The Trump administration took a step Wednesday toward allowing importation of medicines from Canada, an action the president has advocated as a way to bring cheaper prescription drugs to Americans, but the pharmaceutical industry was quick to resist the move.
The U.S. Department of Health and Human Services (HHS) said it and the Food and Drug Administration will propose a rule that will allow it to authorize states and other groups to pursue pilot projects related to importing drugs from Canada.
The agency also said it would allow drugmakers to bring drugs that they sell more cheaply in foreign countries into the United States for sale here, potentially enabling them to sell below their contracted prices in the United States.
The announcement comes as President Donald Trump aims to address the world’s highest drug prices ahead of the 2020 elections and after several high-profile policy failures.
Reuters has previously reported that the administration is considering broadening its plans to link the cost of some drugs for the government Medicare program to an international pricing index.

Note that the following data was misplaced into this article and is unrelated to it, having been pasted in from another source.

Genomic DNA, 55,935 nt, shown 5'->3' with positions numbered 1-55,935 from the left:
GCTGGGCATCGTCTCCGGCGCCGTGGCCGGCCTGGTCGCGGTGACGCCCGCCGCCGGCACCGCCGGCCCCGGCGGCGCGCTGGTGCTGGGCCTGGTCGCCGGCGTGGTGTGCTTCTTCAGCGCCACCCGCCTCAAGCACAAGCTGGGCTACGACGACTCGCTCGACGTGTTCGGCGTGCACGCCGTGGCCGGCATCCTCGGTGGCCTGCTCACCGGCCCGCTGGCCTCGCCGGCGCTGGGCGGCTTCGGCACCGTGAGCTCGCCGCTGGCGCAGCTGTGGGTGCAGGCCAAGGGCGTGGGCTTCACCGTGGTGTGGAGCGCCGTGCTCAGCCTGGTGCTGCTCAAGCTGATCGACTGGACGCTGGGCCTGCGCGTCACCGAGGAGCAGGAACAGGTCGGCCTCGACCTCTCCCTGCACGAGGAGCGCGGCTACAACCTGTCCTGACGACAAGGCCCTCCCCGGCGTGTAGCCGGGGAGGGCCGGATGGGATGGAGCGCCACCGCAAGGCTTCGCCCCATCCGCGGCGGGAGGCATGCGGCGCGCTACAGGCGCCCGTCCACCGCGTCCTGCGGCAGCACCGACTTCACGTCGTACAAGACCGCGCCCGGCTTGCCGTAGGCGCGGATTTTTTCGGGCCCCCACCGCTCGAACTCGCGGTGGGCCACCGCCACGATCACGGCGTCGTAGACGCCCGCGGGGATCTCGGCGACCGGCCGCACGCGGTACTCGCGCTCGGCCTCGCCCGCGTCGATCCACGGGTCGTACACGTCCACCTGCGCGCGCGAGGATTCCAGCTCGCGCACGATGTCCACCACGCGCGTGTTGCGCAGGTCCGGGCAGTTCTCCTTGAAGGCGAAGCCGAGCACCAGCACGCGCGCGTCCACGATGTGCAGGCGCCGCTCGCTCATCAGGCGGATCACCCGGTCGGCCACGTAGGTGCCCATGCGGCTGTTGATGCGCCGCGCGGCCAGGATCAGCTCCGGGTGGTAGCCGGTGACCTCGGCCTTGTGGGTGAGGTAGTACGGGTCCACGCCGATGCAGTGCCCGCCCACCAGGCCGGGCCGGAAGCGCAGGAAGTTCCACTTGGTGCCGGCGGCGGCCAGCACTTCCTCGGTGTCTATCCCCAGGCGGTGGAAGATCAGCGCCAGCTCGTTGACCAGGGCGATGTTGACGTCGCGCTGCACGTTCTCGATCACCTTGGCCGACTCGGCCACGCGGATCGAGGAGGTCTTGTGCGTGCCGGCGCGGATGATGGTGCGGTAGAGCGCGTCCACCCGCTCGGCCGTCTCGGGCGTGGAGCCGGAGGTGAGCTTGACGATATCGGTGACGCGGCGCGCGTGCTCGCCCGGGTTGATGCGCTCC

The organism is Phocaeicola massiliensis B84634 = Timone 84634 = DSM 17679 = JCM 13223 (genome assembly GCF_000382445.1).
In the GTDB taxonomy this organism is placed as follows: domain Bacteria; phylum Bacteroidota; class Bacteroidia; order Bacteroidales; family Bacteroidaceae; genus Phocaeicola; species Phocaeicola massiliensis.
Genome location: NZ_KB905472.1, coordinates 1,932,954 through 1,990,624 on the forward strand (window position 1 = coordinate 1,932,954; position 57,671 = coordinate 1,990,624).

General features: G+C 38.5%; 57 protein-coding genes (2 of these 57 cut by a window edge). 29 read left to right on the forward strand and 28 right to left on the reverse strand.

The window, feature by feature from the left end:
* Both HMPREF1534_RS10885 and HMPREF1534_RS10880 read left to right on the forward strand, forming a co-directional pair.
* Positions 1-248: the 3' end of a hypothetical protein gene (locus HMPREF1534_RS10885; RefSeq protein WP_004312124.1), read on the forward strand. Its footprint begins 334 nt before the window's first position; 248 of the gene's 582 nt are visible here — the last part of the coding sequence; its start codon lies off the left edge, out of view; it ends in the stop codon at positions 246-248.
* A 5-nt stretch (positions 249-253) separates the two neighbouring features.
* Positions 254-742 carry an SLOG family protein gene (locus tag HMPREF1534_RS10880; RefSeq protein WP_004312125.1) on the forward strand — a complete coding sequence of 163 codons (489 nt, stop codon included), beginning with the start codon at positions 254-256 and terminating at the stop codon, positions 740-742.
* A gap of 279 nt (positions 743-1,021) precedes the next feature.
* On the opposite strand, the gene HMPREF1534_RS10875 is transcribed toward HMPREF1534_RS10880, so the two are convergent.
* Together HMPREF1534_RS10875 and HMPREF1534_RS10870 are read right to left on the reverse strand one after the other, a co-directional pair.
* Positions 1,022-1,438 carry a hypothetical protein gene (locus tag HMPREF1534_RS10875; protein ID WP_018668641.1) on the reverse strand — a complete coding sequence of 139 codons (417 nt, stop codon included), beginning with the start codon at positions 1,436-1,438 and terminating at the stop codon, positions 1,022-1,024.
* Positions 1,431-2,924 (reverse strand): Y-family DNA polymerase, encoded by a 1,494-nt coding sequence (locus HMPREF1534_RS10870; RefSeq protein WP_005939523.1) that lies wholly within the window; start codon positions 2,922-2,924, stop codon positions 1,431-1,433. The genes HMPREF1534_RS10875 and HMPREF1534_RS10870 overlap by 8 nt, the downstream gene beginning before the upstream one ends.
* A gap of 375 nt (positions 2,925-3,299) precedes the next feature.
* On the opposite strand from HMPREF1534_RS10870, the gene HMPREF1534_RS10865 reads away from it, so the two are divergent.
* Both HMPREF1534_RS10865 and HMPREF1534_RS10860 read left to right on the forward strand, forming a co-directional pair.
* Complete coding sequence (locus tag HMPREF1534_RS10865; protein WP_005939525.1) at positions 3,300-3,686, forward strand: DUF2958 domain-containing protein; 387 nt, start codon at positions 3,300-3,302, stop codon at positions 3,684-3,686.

The importation idea needs to be proposed and then finalized by Health and Human Services. The largest U.S. pharmaceutical and biotech companies said they opposed the idea of importation through their lobbyists PhRMA and BIO.
“There is no way to guarantee the safety of drugs that come into the country,” PhRMA Chief Executive Officer Stephen Ubl said.
Drug industry shares were slightly higher, with the NYSE Arca Pharmaceutical Index .DRG up 0.2 percent versus a broader flat market.
HHS Secretary Alex Azar said he has had prior discussion with Canada about importation and that it would be up to the states, pharmacies and distributors, who are expected to pursue the importation through trial models, to navigate the issues. Read more